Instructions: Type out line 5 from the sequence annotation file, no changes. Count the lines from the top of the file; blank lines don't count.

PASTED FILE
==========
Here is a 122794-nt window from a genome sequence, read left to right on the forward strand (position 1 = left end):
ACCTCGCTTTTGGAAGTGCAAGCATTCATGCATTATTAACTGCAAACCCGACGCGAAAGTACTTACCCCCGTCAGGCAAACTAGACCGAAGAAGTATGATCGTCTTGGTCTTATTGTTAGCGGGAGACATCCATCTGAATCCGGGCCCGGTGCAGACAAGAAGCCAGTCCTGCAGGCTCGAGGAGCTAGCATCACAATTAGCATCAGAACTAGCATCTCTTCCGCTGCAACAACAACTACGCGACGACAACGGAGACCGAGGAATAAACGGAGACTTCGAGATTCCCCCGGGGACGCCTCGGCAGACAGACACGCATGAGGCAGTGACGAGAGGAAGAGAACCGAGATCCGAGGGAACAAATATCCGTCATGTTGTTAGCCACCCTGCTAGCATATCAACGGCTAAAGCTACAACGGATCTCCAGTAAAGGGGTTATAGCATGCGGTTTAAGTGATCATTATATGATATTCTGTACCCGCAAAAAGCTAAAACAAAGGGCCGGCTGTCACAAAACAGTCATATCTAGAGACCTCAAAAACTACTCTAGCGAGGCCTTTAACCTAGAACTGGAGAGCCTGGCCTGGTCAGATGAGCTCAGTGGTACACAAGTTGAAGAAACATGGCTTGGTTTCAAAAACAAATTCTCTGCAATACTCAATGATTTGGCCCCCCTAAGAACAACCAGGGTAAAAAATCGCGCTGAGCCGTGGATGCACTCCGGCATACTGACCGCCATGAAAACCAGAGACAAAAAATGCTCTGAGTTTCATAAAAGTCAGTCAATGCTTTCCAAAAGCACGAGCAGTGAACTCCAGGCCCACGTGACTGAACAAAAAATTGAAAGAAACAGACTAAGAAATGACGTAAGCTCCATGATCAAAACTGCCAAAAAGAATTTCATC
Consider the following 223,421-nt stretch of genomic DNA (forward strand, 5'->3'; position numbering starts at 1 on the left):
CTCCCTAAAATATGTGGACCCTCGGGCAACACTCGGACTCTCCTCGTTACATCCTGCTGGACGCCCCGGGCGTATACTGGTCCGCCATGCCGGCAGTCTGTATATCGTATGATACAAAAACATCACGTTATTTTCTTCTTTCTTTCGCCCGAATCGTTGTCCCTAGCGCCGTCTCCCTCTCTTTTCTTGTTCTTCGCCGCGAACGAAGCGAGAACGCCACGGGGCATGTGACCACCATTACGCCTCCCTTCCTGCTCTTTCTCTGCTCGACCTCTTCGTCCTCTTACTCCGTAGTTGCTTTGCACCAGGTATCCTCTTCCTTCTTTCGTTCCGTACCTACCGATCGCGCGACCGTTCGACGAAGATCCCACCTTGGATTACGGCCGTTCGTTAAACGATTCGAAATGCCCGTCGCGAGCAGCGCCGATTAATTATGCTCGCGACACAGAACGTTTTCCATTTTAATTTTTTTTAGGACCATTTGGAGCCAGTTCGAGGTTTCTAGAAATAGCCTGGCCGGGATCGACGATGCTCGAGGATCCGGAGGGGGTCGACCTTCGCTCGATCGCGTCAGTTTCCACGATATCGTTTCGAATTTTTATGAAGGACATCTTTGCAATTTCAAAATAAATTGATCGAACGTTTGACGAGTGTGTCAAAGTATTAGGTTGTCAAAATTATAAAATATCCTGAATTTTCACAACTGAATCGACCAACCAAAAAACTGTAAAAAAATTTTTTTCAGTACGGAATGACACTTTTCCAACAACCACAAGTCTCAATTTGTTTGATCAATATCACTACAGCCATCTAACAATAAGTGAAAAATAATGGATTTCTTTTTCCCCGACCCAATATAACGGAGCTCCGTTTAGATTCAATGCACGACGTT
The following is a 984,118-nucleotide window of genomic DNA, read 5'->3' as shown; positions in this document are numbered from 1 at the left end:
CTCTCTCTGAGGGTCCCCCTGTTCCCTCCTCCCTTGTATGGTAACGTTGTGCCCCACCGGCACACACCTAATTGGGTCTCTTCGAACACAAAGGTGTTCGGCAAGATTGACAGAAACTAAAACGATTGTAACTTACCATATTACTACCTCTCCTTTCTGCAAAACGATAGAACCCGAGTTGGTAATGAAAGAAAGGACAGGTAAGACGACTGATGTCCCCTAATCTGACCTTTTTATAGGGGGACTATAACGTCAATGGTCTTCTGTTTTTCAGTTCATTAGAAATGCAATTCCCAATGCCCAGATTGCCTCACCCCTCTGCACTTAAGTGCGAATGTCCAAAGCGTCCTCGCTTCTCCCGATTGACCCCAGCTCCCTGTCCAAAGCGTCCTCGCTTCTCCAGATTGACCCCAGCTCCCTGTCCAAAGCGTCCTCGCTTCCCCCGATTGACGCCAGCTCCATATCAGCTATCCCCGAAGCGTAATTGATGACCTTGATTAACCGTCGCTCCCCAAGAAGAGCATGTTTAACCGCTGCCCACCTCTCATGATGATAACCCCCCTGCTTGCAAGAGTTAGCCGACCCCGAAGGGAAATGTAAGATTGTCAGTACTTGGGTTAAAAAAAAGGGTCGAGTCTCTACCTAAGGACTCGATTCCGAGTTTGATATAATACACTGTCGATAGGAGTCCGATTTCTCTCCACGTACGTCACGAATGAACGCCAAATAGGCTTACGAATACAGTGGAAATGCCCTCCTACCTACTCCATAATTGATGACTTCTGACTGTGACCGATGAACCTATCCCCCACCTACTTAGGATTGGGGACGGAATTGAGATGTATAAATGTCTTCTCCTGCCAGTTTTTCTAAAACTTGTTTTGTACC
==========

The following is a 984,118-nucleotide window of genomic DNA, read 5'->3' as shown; positions in this document are numbered from 1 at the left end: